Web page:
In 1201 in the reign of King John, some digging took place at Corbridge, looking for treasure, but nothing was found that interested them. In the 16th century there were said to be a lot of remains but by the 18th the area was nearly all levelled and under the plough. The local Corbridge parish church and many other buildings in the modern Corbridge to the east making good use of the available stone. During the 19th century some parts were discovered either as a result of agricultural improvements or small scale excavations but it was not until systematic excavations occurred from 1906-1913 that the plan of the town was discovered. In 1933 the central part of the site and major buildings were discovered and excavated. From 1934 to 1973 except for the war years, excavations took place for a part of the year, with other excavations in 1973 and 1976. The section under where the museum building now stands was explored in 1980.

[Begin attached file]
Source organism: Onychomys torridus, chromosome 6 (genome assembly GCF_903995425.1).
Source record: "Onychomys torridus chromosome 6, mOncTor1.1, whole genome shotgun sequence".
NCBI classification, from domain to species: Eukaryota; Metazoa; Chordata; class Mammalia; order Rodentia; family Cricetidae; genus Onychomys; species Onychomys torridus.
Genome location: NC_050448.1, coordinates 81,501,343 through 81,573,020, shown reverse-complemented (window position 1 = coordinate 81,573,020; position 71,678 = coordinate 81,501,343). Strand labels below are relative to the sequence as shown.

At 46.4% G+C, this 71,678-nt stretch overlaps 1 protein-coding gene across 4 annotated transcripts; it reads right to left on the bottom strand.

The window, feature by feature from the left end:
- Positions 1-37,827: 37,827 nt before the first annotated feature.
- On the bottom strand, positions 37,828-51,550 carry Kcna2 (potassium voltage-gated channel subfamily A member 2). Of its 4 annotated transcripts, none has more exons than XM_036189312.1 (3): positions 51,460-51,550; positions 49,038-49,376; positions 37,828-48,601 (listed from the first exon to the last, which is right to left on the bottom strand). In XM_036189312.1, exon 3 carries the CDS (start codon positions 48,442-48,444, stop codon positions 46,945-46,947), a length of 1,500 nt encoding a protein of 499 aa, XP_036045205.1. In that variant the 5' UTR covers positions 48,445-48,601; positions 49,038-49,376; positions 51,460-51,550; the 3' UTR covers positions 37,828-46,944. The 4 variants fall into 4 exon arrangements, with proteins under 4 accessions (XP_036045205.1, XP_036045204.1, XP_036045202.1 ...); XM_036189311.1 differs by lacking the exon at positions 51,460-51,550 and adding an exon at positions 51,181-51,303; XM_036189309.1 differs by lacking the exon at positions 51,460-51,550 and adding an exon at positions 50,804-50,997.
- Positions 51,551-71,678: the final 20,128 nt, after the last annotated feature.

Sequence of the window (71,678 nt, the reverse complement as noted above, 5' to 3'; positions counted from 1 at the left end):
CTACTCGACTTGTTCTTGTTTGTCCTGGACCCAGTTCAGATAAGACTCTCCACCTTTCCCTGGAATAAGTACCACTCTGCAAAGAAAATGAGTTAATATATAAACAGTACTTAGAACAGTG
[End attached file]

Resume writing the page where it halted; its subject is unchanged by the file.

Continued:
During this process several coin hordes have been found, mostly near the fountain house, and in 1964 a chest was discovered in the South east corner of site 11, near the road and away from the fountain house, a wide range of items were found that are now in its own museum and the Great North Museum in Newcastle Upon Tyne. This included parts of at least 6 suits or armour, a range of weapons, a range of tools and implements, and a whole collection of other bits and pieces, even some window glass, horse harness, and writing items, as well as 18 tankards, gaming counters and more. There are very many other finds.
Early archaeology was done with a trowel in one hand and a bible in the other, and we so often see plans with loads of ceremonial use or in this case large numbers of temples. Its always wise to take a new look at these ideas.